Despite providers' pleas for a second delay, HCFA last week told Congress and the healthcare industry that Medicare's hospital outpatient prospective payment system will become operational Aug. 1.
That's bad news for the five hospital trade groups that have been demanding a second delay, at least until Oct. 1, in the PPS implementation (July 24, p. 6). They argue that implementing the PPS now could cause initial delays in payments to providers and lead to insolvency for some--despite the fact that hospitals would get $800 million in additional revenue in the first year of the new system.
Late last week, HCFA Administrator Nancy-Ann Min DeParle sent a letter to the American Hospital Association, saying that the agency is ready to begin the new PPS on Aug. 1.
The July 27 letter also said HCFA would release its final contingency plan soon, in the event that computerized billing systems at either hospitals or fiscal intermediaries do not work. DeParle highlighted some of the changes to be made to the draft plan, including increasing temporary payments from 70% of the hospital's historical Medicare payment level to 85%.
"We believe this will assist hospitals in maintaining cash flow while maintaining the fiscal integrity of the Medicare Trust Fund," DeParle wrote.
Early last week, HCFA held a town-hall meeting at its Baltimore headquarters to quell providers' fears and field questions about the new PPS.
At the meeting, HCFA seized the opportunity to invoke a cooperative spirit and remind providers of all it has done to make the PPS transition smoother for them. Those efforts include interceding with HHS' inspector general to ensure that billing mistakes won't be prosecuted as fraud and granting an initial 30-day delay in the PPS' original implementation date of July 1.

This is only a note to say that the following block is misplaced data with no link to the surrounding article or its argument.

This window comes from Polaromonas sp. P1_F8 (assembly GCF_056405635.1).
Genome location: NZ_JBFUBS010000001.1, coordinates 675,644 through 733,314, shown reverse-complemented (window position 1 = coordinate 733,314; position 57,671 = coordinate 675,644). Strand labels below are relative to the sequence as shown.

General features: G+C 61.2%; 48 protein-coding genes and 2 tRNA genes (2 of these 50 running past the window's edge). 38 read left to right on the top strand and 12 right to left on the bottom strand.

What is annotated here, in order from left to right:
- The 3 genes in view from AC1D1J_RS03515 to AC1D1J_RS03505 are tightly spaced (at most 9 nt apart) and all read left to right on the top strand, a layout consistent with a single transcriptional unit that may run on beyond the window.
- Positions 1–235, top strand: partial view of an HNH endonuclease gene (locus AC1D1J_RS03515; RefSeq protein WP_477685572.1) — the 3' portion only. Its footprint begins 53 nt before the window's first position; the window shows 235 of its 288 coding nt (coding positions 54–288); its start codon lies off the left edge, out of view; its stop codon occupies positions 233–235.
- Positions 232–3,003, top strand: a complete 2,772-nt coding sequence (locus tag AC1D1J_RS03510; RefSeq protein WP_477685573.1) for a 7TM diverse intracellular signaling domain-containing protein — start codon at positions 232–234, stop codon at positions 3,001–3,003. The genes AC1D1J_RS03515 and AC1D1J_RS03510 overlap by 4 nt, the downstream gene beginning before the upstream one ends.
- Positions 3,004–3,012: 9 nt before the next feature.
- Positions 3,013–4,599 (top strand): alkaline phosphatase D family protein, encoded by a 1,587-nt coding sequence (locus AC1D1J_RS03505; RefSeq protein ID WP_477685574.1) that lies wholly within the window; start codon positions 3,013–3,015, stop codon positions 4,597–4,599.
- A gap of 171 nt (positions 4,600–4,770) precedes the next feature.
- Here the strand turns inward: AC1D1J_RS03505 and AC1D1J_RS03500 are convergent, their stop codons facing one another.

"Problems, if they occur, will be short-term," said Mark Miller, deputy director of HCFA's Center for Health Plans and Providers.
Days after the meeting, HCFA issued an updated list of drugs and devices that will be temporarily covered by the new PPS.
"I truly don't believe that hospitals will see losses on drugs," said Kitty Ahern, a HCFA health insurance specialist. "There's an awful lot of money built into the system for drugs."
Also last week, Robert Berenson, M.D., director of HCFA's health plans and providers center, told the House Ways and Means health subcommittee that it has no immediate plans to postpone implementation. Another month of delay, Berenson said, would result in another $100 million extra in beneficiary cost-sharing.
Rep. William Thomas (R-Calif.), the subcommittee's chairman, cautioned that to delay it once again would be better than having to stop a PPS already in place if the claims-processing systems don't work.